A Cruel and Physical Game

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Denzel Wells was two - three at the max - superb workouts from officially turning the corner.

The physical transformation he'd undergone between the time he first arrived on South Main until the start of his second fall camp was as obvious as Houston humidity. Slabs of lean muscle encased his limbs, lending credence to discussions of Wells' offseason dedication in the weight room.

After walking an academic tightrope that led to his missing the majority of last spring's practices, Wells was reborn as a quintessential student-athlete during the summer months, approaching every task that entailed his representing Rice University with a renewed vigor.

Unable to catch a cold in a sick ward last August, Wells displayed a remarkably reliable set of hands during the Owls' opening two practices over last weekend. Those who had watched Wells struggle as a freshman receiver could not help but to be smitten with every step he took in the right direction. Maybe it was down the line, but stardom seemed to be beckoning Wells.

And then on Monday night, during the Owls' first workout in shoulder pads, Wells felt his right shoulder dislocate while executing a routine drill. He shed his pads, was fitted with an ice pack, and returned to practice the following night with a shoulder harness and a confident gait. He was convinced that the injury was minor, but when asked to perform strength tests on Wednesday the shoulder failed to cooperate. It dislodged from its socket time and again, and additional tests revealed what no one wanted to hear: Wells needed season-ending surgery.

"I was having a good first two days - no dropped passes - and then this happens on a drill, a freak-of-nature accident," Wells said. "I can't help but to be (upset).

"The educated part of me wants to look at the glass as half-full and that maybe this happened for a reason. I can protest and get my medical redshirt and stay another four years, be 24 (years old) and graduate and do the James Casey thing and get more experience. But there is a side of me that thinks this is bull, for a lack of a better word."

The latter side had Wells sitting on the bench during Period 11 with his head drooped between his shoulders, the picture of dejection. The previous side enabled him to talk about the surgery he will undergo next Wednesday (a procedure that will sideline him for 4 to 6 months) all while sharing dreams of his name being etched in the All-American Ring of Honor at Rice Stadium.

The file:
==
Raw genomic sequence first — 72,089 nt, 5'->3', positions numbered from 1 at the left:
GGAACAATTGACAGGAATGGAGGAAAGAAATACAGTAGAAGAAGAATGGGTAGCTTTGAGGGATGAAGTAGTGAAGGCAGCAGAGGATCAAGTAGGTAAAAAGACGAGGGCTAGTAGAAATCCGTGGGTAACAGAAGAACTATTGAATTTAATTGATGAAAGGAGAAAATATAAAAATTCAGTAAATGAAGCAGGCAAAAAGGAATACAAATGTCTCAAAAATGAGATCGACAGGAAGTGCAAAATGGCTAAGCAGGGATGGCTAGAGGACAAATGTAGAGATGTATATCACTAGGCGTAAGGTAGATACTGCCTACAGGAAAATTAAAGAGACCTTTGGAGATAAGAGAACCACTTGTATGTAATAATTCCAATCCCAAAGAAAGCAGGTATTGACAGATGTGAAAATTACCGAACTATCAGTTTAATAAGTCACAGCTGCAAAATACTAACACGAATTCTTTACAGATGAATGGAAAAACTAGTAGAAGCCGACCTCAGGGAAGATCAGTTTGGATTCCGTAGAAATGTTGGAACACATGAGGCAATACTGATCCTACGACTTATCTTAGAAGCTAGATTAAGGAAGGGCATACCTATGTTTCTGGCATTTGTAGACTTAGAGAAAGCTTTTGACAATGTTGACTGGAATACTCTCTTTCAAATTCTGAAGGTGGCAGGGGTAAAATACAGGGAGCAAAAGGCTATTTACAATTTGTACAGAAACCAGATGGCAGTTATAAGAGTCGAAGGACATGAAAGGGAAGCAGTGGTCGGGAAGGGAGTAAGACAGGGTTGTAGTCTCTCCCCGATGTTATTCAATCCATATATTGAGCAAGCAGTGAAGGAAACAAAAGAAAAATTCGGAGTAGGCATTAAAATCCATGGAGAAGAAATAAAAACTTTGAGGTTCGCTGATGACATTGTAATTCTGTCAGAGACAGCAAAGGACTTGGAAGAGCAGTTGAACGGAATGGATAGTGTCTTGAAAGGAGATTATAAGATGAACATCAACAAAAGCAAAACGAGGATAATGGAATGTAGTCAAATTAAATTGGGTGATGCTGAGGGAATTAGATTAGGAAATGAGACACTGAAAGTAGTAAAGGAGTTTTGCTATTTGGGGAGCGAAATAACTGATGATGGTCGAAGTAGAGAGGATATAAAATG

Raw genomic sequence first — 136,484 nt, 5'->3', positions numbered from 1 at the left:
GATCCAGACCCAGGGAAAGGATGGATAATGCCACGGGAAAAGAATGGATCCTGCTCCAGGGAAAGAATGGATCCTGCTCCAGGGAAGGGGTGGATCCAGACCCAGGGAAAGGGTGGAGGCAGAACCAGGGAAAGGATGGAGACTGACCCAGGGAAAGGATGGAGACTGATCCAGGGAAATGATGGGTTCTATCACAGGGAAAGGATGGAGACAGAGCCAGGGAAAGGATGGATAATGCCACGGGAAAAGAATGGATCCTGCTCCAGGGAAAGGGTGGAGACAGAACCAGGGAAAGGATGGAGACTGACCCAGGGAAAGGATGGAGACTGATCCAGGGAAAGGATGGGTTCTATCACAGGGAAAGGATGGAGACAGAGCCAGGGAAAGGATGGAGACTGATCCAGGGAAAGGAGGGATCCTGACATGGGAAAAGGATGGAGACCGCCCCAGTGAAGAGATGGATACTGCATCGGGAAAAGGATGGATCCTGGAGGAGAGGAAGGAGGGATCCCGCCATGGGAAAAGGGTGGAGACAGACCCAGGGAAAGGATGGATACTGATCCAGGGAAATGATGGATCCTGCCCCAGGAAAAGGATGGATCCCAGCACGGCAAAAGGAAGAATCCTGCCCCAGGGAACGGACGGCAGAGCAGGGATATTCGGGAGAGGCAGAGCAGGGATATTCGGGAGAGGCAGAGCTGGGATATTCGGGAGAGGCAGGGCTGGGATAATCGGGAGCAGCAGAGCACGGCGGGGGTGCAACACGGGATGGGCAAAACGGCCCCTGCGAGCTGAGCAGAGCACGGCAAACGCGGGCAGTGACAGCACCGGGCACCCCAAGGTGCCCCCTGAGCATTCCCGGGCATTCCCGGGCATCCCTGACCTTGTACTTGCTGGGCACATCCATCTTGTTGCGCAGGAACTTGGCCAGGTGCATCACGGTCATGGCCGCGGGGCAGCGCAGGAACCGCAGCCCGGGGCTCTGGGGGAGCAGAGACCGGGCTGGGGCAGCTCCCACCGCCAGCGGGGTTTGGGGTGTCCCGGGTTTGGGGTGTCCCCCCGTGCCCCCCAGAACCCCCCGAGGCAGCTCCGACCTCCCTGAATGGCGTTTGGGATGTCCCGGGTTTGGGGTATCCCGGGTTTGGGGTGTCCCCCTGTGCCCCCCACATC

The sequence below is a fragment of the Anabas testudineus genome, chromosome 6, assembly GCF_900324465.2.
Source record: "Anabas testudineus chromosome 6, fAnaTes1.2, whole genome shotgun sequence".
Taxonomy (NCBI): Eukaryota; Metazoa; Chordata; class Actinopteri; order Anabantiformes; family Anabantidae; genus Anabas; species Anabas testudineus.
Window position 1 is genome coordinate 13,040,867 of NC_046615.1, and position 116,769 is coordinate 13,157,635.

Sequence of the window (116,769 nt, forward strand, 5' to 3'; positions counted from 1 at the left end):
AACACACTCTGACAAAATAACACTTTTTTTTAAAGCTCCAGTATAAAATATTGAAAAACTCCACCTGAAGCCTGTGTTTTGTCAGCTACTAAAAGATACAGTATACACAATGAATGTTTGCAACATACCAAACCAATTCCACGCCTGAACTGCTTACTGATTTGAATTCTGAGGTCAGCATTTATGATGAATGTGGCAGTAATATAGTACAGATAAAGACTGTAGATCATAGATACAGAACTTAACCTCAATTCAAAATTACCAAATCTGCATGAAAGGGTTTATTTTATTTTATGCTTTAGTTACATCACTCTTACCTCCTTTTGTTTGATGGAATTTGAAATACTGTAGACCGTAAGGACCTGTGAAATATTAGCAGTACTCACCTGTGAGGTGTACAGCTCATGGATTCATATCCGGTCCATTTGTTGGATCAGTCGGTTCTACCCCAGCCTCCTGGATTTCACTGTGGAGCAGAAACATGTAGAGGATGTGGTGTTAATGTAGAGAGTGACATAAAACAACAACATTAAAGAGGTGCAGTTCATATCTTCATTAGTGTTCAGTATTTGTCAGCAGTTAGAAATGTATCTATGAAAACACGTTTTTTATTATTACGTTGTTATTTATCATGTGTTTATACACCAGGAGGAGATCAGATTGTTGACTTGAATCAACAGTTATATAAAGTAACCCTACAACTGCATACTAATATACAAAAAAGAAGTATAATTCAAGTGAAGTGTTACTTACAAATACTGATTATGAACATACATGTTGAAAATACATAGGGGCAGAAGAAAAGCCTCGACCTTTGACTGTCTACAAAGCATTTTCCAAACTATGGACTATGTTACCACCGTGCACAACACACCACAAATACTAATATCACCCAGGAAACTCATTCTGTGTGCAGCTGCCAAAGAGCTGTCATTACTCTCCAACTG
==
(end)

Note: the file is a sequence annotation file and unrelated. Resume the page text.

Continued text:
On one hand it's tempting to assume that Wells' engaging personality will carry him through what will likely be a torturous rehabilitation. In the same vein it is abundantly clear that Wells will need the support of his coaching staff and teammates to manage the discouragement that will surely engulf him once he reflects on just how far he'd come and just how close he was.

"When you get a young man that gets hurt, all of a sudden they don't feel like they are a part of it," Owls coach David Bailiff said. "Even as much as we try to tell them they are, because they're not out here getting the reps they'll get a little depression if you don't include them and bring them into your office. This is where it's a combined effort of the staff to let him know how important he is here, and try to educate him on the bigger pictures on down the road."

Before the injury Wells, who redshirted last year, was vying for reps in the absence of senior Corbin Smiter, who is rehabbing from early-July sports hernia surgery. Wells was locked in a battle with junior Taylor Dupree, and after showcasing improvement with route running and catching, he seemed primed to carve out a spot in the rotation. With a total of 18 receivers and tight ends in camp, distinguishing oneself is an arduous task. Wells was doing precisely that.

Now, with his dream deferred, Wells will need to rely on something other than his impressive strength and exceptional speed. The maturity he developed off the field must be his guide.

"You come in and it's a maturation process," Wells said. "You come in young and the coaches form you into what you are now, and you sit back able to look at it from a different perspective and say, 'It is what it is, and I've got to react as a man.' The trials and tribulations that you go through in life make you a man, not necessarily your age. Just being here on a campus like Rice, you mature fast. Being here and wanting to step up increases your maturation process.

"I've definitely matured since I've been here, that's why I'm able to look at this injury as a growing process more than something bad. Basically this is quicksand, and I've got to kick my way out of it. It's all psychological; if I let myself get down mentally, then physically I'm not going to heal. I have to be optimistic and know that I'm going to heal quickly."

Wells' optimism doesn't make the first dose of terrible news from camp any less disappointing.

"He will have a big-time career here," Bailiff said. "This is really a tragedy for us."

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Great piece, MK. Denzel has boundless potential, and since he is a speed merchant WR, I am just thankful the injury was to his shoulder and not his knee or ankle. He should be able to come back 100% next year and be a major contributor.

Best wishes on a speedy recovery, DW. Sounds like your head is already in the right frame of mind to persevere through this setback. Rice is certainly fortunate to have you as a representative of the university.

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